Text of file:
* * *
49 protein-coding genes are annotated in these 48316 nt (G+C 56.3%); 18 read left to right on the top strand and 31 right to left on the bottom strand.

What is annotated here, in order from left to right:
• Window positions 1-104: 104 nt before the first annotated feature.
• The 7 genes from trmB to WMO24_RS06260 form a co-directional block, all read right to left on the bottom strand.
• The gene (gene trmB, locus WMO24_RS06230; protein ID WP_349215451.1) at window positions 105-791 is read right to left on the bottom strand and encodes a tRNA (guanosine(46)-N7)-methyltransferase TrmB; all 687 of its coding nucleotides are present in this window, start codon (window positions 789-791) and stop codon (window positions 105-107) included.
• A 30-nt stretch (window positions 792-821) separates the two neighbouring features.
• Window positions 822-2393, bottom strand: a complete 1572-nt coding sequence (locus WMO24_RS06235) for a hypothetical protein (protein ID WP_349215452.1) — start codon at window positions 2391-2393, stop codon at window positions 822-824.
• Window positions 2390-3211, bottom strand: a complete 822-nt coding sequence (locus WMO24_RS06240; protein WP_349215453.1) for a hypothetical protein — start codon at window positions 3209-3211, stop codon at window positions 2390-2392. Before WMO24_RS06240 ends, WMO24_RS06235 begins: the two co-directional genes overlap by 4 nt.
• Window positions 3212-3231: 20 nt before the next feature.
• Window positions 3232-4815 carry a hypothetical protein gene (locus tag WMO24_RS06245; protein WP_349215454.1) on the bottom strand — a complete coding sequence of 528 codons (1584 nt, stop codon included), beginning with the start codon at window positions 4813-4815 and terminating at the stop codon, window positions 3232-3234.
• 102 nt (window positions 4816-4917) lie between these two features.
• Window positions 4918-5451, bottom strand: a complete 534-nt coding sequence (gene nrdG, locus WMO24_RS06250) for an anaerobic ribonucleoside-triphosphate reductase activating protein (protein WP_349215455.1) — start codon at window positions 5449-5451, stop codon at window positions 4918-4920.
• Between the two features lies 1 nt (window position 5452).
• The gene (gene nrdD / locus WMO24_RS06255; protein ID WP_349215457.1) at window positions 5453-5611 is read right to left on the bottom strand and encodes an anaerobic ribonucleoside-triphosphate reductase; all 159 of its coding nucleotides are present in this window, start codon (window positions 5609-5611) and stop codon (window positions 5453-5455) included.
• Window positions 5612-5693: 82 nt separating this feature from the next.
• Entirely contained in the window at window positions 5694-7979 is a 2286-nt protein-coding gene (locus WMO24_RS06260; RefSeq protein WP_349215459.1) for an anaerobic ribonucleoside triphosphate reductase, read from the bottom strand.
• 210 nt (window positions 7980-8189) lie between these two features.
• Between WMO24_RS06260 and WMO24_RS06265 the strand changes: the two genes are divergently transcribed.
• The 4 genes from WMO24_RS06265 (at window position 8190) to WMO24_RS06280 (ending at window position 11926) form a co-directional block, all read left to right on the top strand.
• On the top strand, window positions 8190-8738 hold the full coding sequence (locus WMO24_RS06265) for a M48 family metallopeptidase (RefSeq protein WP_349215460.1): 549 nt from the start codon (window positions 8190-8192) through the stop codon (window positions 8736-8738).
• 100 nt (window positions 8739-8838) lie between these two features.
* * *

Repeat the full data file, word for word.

49 protein-coding genes are annotated in these 48316 nt (G+C 56.3%); 18 read left to right on the top strand and 31 right to left on the bottom strand.

What is annotated here, in order from left to right:
• Window positions 1-104: 104 nt before the first annotated feature.
• The 7 genes from trmB to WMO24_RS06260 form a co-directional block, all read right to left on the bottom strand.
• The gene (gene trmB, locus WMO24_RS06230; protein ID WP_349215451.1) at window positions 105-791 is read right to left on the bottom strand and encodes a tRNA (guanosine(46)-N7)-methyltransferase TrmB; all 687 of its coding nucleotides are present in this window, start codon (window positions 789-791) and stop codon (window positions 105-107) included.
• A 30-nt stretch (window positions 792-821) separates the two neighbouring features.
• Window positions 822-2393, bottom strand: a complete 1572-nt coding sequence (locus WMO24_RS06235) for a hypothetical protein (protein ID WP_349215452.1) — start codon at window positions 2391-2393, stop codon at window positions 822-824.
• Window positions 2390-3211, bottom strand: a complete 822-nt coding sequence (locus WMO24_RS06240; protein WP_349215453.1) for a hypothetical protein — start codon at window positions 3209-3211, stop codon at window positions 2390-2392. Before WMO24_RS06240 ends, WMO24_RS06235 begins: the two co-directional genes overlap by 4 nt.
• Window positions 3212-3231: 20 nt before the next feature.
• Window positions 3232-4815 carry a hypothetical protein gene (locus tag WMO24_RS06245; protein WP_349215454.1) on the bottom strand — a complete coding sequence of 528 codons (1584 nt, stop codon included), beginning with the start codon at window positions 4813-4815 and terminating at the stop codon, window positions 3232-3234.
• 102 nt (window positions 4816-4917) lie between these two features.
• Window positions 4918-5451, bottom strand: a complete 534-nt coding sequence (gene nrdG, locus WMO24_RS06250) for an anaerobic ribonucleoside-triphosphate reductase activating protein (protein WP_349215455.1) — start codon at window positions 5449-5451, stop codon at window positions 4918-4920.
• Between the two features lies 1 nt (window position 5452).
• The gene (gene nrdD / locus WMO24_RS06255; protein ID WP_349215457.1) at window positions 5453-5611 is read right to left on the bottom strand and encodes an anaerobic ribonucleoside-triphosphate reductase; all 159 of its coding nucleotides are present in this window, start codon (window positions 5609-5611) and stop codon (window positions 5453-5455) included.
• Window positions 5612-5693: 82 nt separating this feature from the next.
• Entirely contained in the window at window positions 5694-7979 is a 2286-nt protein-coding gene (locus WMO24_RS06260; RefSeq protein WP_349215459.1) for an anaerobic ribonucleoside triphosphate reductase, read from the bottom strand.
• 210 nt (window positions 7980-8189) lie between these two features.
• Between WMO24_RS06260 and WMO24_RS06265 the strand changes: the two genes are divergently transcribed.
• The 4 genes from WMO24_RS06265 (at window position 8190) to WMO24_RS06280 (ending at window position 11926) form a co-directional block, all read left to right on the top strand.
• On the top strand, window positions 8190-8738 hold the full coding sequence (locus WMO24_RS06265) for a M48 family metallopeptidase (RefSeq protein WP_349215460.1): 549 nt from the start codon (window positions 8190-8192) through the stop codon (window positions 8736-8738).
• 100 nt (window positions 8739-8838) lie between these two features.